Peter Stutch­bury con­nects what is im­por­tant to his clients with the build­ings he de­signs for them.

Belle - - Design News R I Ght Now - Por­trait DAVE WHEELER Edited by KAREN MCCART­NEY

APART FROM THE BURSTS of noise, the best place to in­ter­view an ar­chi­tect is amid the con­struc­tion site of their own home, or maybe it is just the best place to in­ter­view Peter Stutch­bury. A tour of a very per­sonal build ex­poses all sorts of nu­anced pre­oc­cu­pa­tions and there is some­thing anatom­i­cal about see­ing the de­tailed work­ings of a build­ing in the mak­ing. As we move through the site Stutch­bury gives po­etic de­scrip­tions of how the ar­chi­tec­ture will fa­cil­i­tate beau­ti­ful mo­ments in the life of his family, friends and com­mu­nity and how light, breezes, plants and views have been man­aged so the ex­pe­ri­ence of na­ture is wo­ven into the fab­ric of the build­ing.

“I had de­signed a cou­ple of fu­tur­is­tic schemes but re­alised I didn’t want a showy house but rather one that pre­sented a tough, func­tional shell in its pub­lic face. It is when you step inside the front door that the house starts to per­form. I have de­signed more than 180 schemes for this land and this has to em­body the essence of all of them in the most el­e­men­tal of forms,” he says.

Con­structed in con­crete, the house has a pur­posely lim­ited pal­ette of ma­te­ri­als: a sec­tion roofed in can­vas, form ply reused from the build­ing process as the pri­mary join­ery ma­te­rial, huge slabs of slate im­ported from part­ner Fer­nanda’s vil­lage in Brazil for the kitchen floor, and hints of cop­per and brass in pan­els and fit­tings. At the heart of the house is a grassed court­yard, with a pond, tree and fire pit, which is open to three lev­els of the build­ing. There is some­thing sim­ple and Ja­panese about the use of space but Stutch­bury views it through a quintessen­tially Aus­tralian prism. He feels this house has be­come piv­otal in the de­vel­op­ment of his at­ti­tude to ar­chi­tec­ture in that he has tested him­self and is more as­sured as a re­sult (this from an Aus­tralian In­sti­tute of Ar­chi­tects gold medal win­ner and an In­ter­na­tional Fel­low of the Royal In­sti­tute of Bri­tish Ar­chi­tects).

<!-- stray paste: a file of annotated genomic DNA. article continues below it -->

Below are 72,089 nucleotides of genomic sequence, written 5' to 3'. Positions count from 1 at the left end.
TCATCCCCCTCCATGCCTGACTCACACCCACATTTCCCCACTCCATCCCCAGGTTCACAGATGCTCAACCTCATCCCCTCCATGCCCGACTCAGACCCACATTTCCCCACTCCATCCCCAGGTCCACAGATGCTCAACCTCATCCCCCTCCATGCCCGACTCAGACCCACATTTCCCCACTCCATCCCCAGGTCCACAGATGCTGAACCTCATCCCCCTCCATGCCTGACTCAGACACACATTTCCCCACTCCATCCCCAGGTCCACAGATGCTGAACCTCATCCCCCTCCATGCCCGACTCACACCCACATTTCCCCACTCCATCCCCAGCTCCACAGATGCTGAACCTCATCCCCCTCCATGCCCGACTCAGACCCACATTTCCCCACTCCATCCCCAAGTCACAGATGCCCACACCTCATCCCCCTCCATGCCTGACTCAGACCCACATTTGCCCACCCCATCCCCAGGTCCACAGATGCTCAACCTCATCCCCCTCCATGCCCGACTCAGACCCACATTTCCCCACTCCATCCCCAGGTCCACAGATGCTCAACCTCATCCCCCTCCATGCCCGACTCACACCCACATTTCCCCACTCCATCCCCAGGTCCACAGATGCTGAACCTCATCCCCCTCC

When we meet he is mulling over a fresh com­mis­sion from an astronomer in the Blue Moun­tains, west of Syd­ney, who wants to con­nect with the stars. Stutch­bury has a plan in mind for a series of vaulted ceil­ings and a sec­tion that opens to re­veal the Milky Way. He de­lights in con­nect­ing and am­pli­fy­ing what is of cen­tral im­por­tance in his clients’ lives.

He has a strong con­nec­tion to place and, as his com­mis­sions have grown sub­stan­tially in value over the decades, he has never lost sight of this el­e­men­tal re­la­tion­ship to the earth. The award­win­ning In­vis­i­ble House has cap­tured the pub­lic imag­i­na­tion. “It is our most ref­er­enced project – some­thing in it res­onates deeply with peo­ple. It is to do with both the phe­nom­e­nal site and the pared-back, ar­chaic ap­proach to the de­sign,” he says. And when he talks about find­ing the right lo­ca­tion for the house he says there was an orig­i­nal farmer’s clear­ing along­side a cat­tle camp on the plateau, which was fur­ther worked for the new house. “An­i­mals al­ways know the best spots – where is out of the wind, where is most com­fort­able to be.”

While his work is pre­dom­i­nantly lo­cated in New South Wales his foray into the wider world was the stuff of ar­chi­tects’ dreams. In 2007 Ja­panese fash­ion de­signer Issey Miyake briefed his of­fice with the words “na­ture, func­tion, en­vi­ron­ment, con­nec­tion and wild” in a search for an ar­chi­tect to de­sign a re­treat on ocean­front land out­side Tokyo. They found Stutch­bury and the re­sult­ing Wall House with its sense of craft and re­straint, sited in tan­dem with the ex­ist­ing Samurai and Geisha Houses re­spec­tively, is a next-gen­er­a­tion build­ing in an honourable lin­eage. From fash­ion de­signer to astronomer, from art col­lec­tor to builder of his own home, the jour­ney of ex­plo­ration is clearly what keeps his spirit and imag­i­na­tion alive. pe­ter­stutch­

He has never lost sight of this el­e­men­tal re­la­tion­ship to the earth.

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